Anyway, a lot has happened since I last blogged. Pandaria, more so than anything else! Did anyone feel compelled to go back and level up to 90? I certainly did, and then some. Almost 5 fricking alts at level 90! What a monumental waste of time! If you're still going cold turkey (and good for you) then you might not know that the experience needed to get from 85 to 90 is like the entire Vanilla experience from 0-max level in terms of time. It's as slow as a grandaddy turtle on an escort quest.

Worse still, the quests are completely linear (I thought they were stopping that after Cata?) so you just repeat the same quests with every alt. Yet for some reason this didn't put me off. I must be deeply psychologically disturbed. Or perhaps a glutton for punishment.

Anyway, after levelling my 2 mains, 3 alts and yet another hunter from scratch, I got incredibly bored with my hunter by the time I got to Northrend. I also achieved the Loremaster title and just suddenly thought: "Loremaster! What else is there left to do?"

This time around quitting was strangely anti-climatic. I haven't even cancelled my subscription yet, I just don't feel the *need* to play any more, it's the strangest thing. I really am completely, utterly at saturation point with WoW now. Who knows, maybe in a few months when the memories have faded, I might feel like going back again. Until then, I'm trying to keep busy with making and selling jewellery (Time for a shameless plug? Not the place? Aww, ok then, maybe next time), watching films, reading, that type of thing.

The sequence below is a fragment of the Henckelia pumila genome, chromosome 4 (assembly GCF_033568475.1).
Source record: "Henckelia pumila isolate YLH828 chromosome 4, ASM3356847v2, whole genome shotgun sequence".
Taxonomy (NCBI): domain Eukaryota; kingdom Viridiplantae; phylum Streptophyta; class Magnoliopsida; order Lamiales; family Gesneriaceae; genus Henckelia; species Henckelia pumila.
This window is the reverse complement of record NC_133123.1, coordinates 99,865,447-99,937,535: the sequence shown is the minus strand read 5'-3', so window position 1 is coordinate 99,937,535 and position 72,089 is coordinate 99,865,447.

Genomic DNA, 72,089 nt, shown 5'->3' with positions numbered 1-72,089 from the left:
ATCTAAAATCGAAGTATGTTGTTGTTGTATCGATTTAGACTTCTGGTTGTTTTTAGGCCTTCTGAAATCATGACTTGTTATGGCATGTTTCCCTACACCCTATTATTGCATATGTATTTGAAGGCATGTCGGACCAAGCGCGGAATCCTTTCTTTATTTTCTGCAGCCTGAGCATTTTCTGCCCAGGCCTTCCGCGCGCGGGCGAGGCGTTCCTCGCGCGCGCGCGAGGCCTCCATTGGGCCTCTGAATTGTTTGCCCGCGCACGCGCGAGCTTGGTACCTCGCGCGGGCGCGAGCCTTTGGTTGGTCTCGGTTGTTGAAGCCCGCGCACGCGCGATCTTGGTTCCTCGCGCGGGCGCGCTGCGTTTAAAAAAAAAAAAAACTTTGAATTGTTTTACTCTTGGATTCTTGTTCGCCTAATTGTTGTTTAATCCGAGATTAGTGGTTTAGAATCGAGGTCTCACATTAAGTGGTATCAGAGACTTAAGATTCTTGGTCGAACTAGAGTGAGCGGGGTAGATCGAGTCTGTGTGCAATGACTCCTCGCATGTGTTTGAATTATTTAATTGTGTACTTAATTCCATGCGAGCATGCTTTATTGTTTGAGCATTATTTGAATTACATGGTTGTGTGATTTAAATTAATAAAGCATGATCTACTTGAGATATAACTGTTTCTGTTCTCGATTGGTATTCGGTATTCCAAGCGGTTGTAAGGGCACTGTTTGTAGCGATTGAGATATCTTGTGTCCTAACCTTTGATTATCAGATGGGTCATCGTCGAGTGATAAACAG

Things I have discovered outside of WoW in the last year:

Seriously, how good is The Walking Dead?
Married life is pretty sweet (real life ding for me, June 2nd last year)
It's a lot more satisfying eating a real life cake that you have made than doing those damn cooking dailies hoping for the "delicious chocolate cake" recipe to drop

Thanks for reading!

Monday, 6 February 2012